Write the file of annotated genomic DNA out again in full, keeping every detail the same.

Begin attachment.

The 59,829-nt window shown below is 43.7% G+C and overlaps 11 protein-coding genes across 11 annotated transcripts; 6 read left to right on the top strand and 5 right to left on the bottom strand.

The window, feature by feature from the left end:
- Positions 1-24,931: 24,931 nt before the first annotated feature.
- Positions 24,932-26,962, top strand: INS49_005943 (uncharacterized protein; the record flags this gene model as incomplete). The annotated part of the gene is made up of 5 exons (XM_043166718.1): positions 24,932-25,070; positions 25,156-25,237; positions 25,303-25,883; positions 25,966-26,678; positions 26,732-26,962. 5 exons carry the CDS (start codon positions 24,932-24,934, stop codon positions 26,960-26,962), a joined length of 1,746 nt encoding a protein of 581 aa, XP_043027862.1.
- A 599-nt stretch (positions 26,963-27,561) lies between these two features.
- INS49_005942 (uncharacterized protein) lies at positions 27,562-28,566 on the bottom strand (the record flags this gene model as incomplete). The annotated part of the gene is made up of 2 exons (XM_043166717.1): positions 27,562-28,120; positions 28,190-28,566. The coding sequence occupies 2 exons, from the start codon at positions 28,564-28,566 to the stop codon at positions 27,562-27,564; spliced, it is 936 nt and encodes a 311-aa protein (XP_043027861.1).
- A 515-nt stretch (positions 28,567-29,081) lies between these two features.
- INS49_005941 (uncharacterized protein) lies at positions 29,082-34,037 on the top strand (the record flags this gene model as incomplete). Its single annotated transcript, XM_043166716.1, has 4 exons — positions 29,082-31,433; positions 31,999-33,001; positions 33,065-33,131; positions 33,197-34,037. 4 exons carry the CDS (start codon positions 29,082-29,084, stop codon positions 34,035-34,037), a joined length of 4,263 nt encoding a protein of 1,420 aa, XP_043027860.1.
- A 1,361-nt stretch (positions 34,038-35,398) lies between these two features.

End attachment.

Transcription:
The 59,829-nt window shown below is 43.7% G+C and overlaps 11 protein-coding genes across 11 annotated transcripts; 6 read left to right on the top strand and 5 right to left on the bottom strand.

The window, feature by feature from the left end:
- Positions 1-24,931: 24,931 nt before the first annotated feature.
- Positions 24,932-26,962, top strand: INS49_005943 (uncharacterized protein; the record flags this gene model as incomplete). The annotated part of the gene is made up of 5 exons (XM_043166718.1): positions 24,932-25,070; positions 25,156-25,237; positions 25,303-25,883; positions 25,966-26,678; positions 26,732-26,962. 5 exons carry the CDS (start codon positions 24,932-24,934, stop codon positions 26,960-26,962), a joined length of 1,746 nt encoding a protein of 581 aa, XP_043027862.1.
- A 599-nt stretch (positions 26,963-27,561) lies between these two features.
- INS49_005942 (uncharacterized protein) lies at positions 27,562-28,566 on the bottom strand (the record flags this gene model as incomplete). The annotated part of the gene is made up of 2 exons (XM_043166717.1): positions 27,562-28,120; positions 28,190-28,566. The coding sequence occupies 2 exons, from the start codon at positions 28,564-28,566 to the stop codon at positions 27,562-27,564; spliced, it is 936 nt and encodes a 311-aa protein (XP_043027861.1).
- A 515-nt stretch (positions 28,567-29,081) lies between these two features.
- INS49_005941 (uncharacterized protein) lies at positions 29,082-34,037 on the top strand (the record flags this gene model as incomplete). Its single annotated transcript, XM_043166716.1, has 4 exons — positions 29,082-31,433; positions 31,999-33,001; positions 33,065-33,131; positions 33,197-34,037. 4 exons carry the CDS (start codon positions 29,082-29,084, stop codon positions 34,035-34,037), a joined length of 4,263 nt encoding a protein of 1,420 aa, XP_043027860.1.
- A 1,361-nt stretch (positions 34,038-35,398) lies between these two features.